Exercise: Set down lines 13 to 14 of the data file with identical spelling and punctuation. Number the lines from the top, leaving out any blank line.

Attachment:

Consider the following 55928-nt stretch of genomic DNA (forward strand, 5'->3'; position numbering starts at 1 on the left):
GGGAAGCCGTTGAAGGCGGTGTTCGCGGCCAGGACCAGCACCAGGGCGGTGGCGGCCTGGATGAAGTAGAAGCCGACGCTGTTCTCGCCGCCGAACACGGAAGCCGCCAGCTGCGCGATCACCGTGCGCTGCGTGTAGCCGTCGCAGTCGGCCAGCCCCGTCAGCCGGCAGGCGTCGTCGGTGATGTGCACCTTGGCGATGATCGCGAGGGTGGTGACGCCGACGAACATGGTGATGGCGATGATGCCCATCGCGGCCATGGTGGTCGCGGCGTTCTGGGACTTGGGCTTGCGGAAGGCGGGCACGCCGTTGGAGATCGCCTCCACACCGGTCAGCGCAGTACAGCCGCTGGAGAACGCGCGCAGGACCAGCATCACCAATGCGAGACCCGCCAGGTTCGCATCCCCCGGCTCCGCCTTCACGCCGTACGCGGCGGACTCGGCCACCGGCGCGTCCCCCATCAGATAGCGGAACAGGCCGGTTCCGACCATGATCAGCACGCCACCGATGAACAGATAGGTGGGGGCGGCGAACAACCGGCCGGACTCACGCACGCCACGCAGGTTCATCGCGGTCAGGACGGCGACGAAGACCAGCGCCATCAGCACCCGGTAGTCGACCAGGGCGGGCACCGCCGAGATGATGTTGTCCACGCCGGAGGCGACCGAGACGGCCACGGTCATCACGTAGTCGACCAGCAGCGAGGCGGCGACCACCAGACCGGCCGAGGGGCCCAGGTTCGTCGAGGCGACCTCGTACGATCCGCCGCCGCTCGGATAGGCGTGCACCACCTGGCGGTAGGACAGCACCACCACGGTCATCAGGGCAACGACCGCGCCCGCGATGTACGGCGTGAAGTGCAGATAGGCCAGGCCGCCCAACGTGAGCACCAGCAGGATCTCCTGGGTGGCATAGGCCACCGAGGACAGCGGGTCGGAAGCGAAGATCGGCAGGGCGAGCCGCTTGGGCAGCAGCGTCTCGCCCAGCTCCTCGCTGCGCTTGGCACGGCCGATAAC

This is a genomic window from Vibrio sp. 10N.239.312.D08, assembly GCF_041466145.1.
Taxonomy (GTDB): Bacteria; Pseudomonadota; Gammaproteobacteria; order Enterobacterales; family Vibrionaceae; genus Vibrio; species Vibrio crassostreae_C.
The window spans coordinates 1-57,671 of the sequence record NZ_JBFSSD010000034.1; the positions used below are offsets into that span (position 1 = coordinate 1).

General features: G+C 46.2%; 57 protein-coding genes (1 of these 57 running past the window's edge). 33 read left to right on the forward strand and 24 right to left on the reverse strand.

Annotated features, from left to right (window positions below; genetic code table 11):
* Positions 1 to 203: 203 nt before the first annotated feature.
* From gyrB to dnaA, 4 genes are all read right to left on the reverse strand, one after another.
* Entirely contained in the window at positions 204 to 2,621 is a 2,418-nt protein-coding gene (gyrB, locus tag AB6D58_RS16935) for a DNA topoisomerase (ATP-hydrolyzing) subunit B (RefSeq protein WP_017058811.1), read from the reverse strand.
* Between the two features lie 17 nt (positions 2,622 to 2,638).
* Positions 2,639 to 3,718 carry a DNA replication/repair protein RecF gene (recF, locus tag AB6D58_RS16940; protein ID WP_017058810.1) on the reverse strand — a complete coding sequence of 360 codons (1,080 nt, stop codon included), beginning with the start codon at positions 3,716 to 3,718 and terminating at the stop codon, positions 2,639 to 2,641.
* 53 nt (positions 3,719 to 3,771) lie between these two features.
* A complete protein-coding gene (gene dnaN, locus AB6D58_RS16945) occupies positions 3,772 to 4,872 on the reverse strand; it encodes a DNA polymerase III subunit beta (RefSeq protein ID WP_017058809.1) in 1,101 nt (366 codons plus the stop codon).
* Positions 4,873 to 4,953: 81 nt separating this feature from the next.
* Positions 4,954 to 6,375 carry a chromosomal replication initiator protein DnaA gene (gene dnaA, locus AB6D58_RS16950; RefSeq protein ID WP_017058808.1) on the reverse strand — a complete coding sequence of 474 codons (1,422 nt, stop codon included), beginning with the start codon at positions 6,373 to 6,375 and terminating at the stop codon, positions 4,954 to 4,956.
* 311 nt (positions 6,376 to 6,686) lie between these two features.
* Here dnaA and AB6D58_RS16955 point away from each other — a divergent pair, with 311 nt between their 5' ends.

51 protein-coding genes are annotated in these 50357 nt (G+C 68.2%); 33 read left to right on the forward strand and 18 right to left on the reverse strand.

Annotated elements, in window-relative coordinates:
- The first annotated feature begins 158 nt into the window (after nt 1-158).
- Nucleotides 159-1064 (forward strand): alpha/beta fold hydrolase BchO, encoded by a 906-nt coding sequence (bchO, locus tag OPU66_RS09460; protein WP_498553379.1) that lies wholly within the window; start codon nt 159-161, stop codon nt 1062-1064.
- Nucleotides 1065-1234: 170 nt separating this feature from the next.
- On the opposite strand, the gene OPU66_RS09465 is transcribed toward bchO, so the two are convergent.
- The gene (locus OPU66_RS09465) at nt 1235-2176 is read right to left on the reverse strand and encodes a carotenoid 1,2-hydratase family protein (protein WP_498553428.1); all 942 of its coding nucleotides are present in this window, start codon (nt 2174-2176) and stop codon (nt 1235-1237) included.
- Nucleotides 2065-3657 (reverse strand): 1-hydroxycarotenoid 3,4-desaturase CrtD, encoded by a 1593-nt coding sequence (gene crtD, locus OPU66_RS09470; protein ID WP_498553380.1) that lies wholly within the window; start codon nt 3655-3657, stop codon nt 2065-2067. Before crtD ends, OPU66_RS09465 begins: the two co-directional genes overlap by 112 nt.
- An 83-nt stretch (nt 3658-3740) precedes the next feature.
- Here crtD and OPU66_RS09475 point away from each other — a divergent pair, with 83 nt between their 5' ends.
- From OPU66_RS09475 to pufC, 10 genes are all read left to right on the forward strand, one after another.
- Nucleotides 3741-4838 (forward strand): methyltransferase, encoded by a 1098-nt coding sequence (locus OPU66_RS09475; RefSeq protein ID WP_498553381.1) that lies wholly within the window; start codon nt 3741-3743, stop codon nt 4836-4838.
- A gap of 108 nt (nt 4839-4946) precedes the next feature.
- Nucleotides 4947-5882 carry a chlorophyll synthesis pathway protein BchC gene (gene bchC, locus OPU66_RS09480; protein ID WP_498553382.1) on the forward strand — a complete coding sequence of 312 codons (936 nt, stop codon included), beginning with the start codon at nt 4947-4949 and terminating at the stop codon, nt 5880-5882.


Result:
* 53 nt (positions 3,719 to 3,771) lie between these two features.
* A complete protein-coding gene (gene dnaN, locus AB6D58_RS16945) occupies positions 3,772 to 4,872 on the reverse strand; it encodes a DNA polymerase III subunit beta (RefSeq protein ID WP_017058809.1) in 1,101 nt (366 codons plus the stop codon).